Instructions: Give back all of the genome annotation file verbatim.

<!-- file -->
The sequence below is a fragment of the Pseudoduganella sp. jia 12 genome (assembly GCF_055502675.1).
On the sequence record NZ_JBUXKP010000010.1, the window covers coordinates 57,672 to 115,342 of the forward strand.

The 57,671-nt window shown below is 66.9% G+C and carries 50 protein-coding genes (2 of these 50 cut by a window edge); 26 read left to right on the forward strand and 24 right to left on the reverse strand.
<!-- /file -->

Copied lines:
The sequence below is a fragment of the Pseudoduganella sp. jia 12 genome (assembly GCF_055502675.1).
On the sequence record NZ_JBUXKP010000010.1, the window covers coordinates 57,672 to 115,342 of the forward strand.

The 57,671-nt window shown below is 66.9% G+C and carries 50 protein-coding genes (2 of these 50 cut by a window edge); 26 read left to right on the forward strand and 24 right to left on the reverse strand.